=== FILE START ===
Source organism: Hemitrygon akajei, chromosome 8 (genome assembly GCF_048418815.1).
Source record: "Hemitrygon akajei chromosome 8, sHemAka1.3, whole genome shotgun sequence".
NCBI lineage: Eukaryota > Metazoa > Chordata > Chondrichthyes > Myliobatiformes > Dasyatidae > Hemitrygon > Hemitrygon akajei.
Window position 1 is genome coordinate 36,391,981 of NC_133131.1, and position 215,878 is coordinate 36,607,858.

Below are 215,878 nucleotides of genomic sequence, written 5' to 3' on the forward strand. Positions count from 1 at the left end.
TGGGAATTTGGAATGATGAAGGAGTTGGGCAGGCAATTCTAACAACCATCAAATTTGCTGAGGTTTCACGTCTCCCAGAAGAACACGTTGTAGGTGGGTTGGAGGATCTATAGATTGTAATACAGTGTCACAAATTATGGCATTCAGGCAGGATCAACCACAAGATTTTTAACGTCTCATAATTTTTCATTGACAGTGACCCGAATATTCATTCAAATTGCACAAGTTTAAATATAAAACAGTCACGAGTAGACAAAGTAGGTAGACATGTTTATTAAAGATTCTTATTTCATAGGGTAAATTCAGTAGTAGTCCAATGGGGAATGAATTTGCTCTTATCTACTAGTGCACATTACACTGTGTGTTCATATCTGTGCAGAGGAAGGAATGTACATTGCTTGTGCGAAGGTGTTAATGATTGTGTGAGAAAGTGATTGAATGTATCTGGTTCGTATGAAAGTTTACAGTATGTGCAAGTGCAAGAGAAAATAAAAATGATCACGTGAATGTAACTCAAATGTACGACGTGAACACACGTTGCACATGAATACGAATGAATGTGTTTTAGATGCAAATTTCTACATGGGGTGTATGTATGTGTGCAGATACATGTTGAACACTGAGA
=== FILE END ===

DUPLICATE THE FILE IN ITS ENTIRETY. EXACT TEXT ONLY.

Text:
Source organism: Hemitrygon akajei, chromosome 8 (genome assembly GCF_048418815.1).
Source record: "Hemitrygon akajei chromosome 8, sHemAka1.3, whole genome shotgun sequence".
NCBI lineage: Eukaryota > Metazoa > Chordata > Chondrichthyes > Myliobatiformes > Dasyatidae > Hemitrygon > Hemitrygon akajei.
Window position 1 is genome coordinate 36,391,981 of NC_133131.1, and position 215,878 is coordinate 36,607,858.

Below are 215,878 nucleotides of genomic sequence, written 5' to 3' on the forward strand. Positions count from 1 at the left end.
TGGGAATTTGGAATGATGAAGGAGTTGGGCAGGCAATTCTAACAACCATCAAATTTGCTGAGGTTTCACGTCTCCCAGAAGAACACGTTGTAGGTGGGTTGGAGGATCTATAGATTGTAATACAGTGTCACAAATTATGGCATTCAGGCAGGATCAACCACAAGATTTTTAACGTCTCATAATTTTTCATTGACAGTGACCCGAATATTCATTCAAATTGCACAAGTTTAAATATAAAACAGTCACGAGTAGACAAAGTAGGTAGACATGTTTATTAAAGATTCTTATTTCATAGGGTAAATTCAGTAGTAGTCCAATGGGGAATGAATTTGCTCTTATCTACTAGTGCACATTACACTGTGTGTTCATATCTGTGCAGAGGAAGGAATGTACATTGCTTGTGCGAAGGTGTTAATGATTGTGTGAGAAAGTGATTGAATGTATCTGGTTCGTATGAAAGTTTACAGTATGTGCAAGTGCAAGAGAAAATAAAAATGATCACGTGAATGTAACTCAAATGTACGACGTGAACACACGTTGCACATGAATACGAATGAATGTGTTTTAGATGCAAATTTCTACATGGGGTGTATGTATGTGTGCAGATACATGTTGAACACTGAGA